Tuesday, July 03, 2007

MOVIE REVIEW: The Messengers (2007)

I saw the trailer for The Messengers some months ago on Time Warner's Previews-on-Demand channel and got myself a good case of the creeps over it. The central location looked good (a rotting old farmhouse in North Dakota), the cast had some recognizable faces (Dylan McDermott, Penelope Anne Miller, John Corbett), and there were some ghoulish and well-done "ghost" compositions that really jolted me (particularly one involving a bed sheet and a corpse...). All in all, I felt that The Messengers looked...promising.

When I received the PG-13 film from Netflix and started to watch it, my opinion didn't change, at least not immediately. I noted from the credits that this was a Ghost House production; meaning that Sam Raimi was a producer...and his horror credits are certainly impeccable. And Joseph LoDuca, the composer from the original Evil Dead trilogy has crafted here a creepy, memorable score. The lead actress, comely and intense young Kristen Stewart, is also a believable performer. I have to compare her to leads I've seen lately in recent horror flicks (When a Stranger Calls leaps to mind...) and she compares favorably. She exudes intelligence and believability.

Which is more than I can say for the film's script.

But I get ahead of myself. To re-cap, The Messengers opens in stylish black-and-white as a young boy and his mother are attacked in their North Dakota farmhouse by what appears to be a malevolent - and powerful - supernatural force. It drags Mommy down the stairs and across the floor while the little boy hides in the kitchen. This scene is well-edited and overall pretty creepy. A good start...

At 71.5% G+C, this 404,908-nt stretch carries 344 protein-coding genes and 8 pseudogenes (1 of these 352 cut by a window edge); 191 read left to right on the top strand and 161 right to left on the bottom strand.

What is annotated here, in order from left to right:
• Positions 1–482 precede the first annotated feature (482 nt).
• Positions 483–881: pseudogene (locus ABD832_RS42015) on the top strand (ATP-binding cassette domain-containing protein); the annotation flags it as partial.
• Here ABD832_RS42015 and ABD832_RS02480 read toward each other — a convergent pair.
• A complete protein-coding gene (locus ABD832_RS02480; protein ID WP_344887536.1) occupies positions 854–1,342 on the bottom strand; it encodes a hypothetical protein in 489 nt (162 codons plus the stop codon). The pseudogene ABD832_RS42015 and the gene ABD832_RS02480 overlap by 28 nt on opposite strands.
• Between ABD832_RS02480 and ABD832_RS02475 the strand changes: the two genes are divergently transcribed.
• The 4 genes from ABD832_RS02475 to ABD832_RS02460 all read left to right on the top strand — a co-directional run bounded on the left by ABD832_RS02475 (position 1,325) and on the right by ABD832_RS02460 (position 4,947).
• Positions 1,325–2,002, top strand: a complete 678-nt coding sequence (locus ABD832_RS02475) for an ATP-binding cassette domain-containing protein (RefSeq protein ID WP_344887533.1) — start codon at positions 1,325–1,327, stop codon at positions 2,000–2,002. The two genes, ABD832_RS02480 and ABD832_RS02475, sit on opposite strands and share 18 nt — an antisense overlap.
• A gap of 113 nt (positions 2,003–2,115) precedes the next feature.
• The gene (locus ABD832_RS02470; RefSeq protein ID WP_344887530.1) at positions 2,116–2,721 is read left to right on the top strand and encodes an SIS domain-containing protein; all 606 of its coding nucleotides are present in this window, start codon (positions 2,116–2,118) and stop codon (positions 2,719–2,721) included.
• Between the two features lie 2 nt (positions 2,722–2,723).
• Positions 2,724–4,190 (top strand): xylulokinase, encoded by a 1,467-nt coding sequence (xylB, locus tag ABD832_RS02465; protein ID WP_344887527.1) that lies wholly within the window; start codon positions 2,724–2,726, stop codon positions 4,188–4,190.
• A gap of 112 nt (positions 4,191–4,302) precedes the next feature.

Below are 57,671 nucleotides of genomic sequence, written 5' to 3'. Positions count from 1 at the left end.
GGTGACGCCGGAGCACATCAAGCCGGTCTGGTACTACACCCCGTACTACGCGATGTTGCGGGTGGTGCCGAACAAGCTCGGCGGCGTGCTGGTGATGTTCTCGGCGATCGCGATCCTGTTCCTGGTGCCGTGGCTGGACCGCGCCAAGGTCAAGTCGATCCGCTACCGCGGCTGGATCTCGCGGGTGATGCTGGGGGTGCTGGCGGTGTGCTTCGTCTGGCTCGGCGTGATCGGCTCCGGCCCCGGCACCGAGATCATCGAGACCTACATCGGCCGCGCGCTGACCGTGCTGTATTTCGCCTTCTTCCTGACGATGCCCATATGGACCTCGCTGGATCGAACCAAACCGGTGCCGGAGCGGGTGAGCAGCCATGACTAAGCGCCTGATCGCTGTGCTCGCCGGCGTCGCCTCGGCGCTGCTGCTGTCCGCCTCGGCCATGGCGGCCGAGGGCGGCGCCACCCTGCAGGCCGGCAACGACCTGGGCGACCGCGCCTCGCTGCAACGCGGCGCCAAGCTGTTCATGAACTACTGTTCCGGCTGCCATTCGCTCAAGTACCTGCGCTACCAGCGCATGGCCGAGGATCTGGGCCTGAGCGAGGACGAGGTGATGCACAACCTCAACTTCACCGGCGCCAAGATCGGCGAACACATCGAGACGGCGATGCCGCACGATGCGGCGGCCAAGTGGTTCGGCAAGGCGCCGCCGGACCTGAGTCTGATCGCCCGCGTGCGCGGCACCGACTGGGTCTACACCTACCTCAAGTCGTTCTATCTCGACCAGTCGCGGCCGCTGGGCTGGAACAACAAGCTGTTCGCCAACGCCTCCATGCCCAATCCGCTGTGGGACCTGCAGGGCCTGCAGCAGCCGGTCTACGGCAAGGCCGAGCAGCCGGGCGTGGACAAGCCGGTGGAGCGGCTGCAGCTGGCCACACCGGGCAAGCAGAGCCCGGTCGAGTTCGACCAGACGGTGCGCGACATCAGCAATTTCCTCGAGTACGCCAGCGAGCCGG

Some years later, a down-on-their-luck family from Chicago, lead by Roy Solomon (Dylan McDermott) and his wife, Penelope Anne Miller, buys the land (and the house) in hopes of starting up the old sunflower farm again. They have with them their two children, teenage Jess (Stewart) and mute little Ben. Although we don't learn for half-the-movie what the deal is, Jess is paying penance with her family for a mistake she made in Chicago; a mistake that hurt Ben and made him go silent.

As the family settles in, Dad meets two locals. One is The Cigarette Smoking Man (William B. Davis) from The X-Files. He claims he's a bank official representing another party who he wants to buy the property. The other local is a sensitive farm hand, John, played by John Corbett. He stays on and agrees to work for free until the sunflower harvest. Meanwhile, inside the house, Ben is seeing disturbing visions of weird, unquiet ghosts. Before long, Jessica is seeing them too. And then, on one evening when she is home in the house with just Ben, there's a poltergeist attack, and Jessica is nearly pulled down the stairs by the seemingly malevolent spirits. And did I mention that a murder of crows circle the property at all times, threatening to swoop down and attack the family?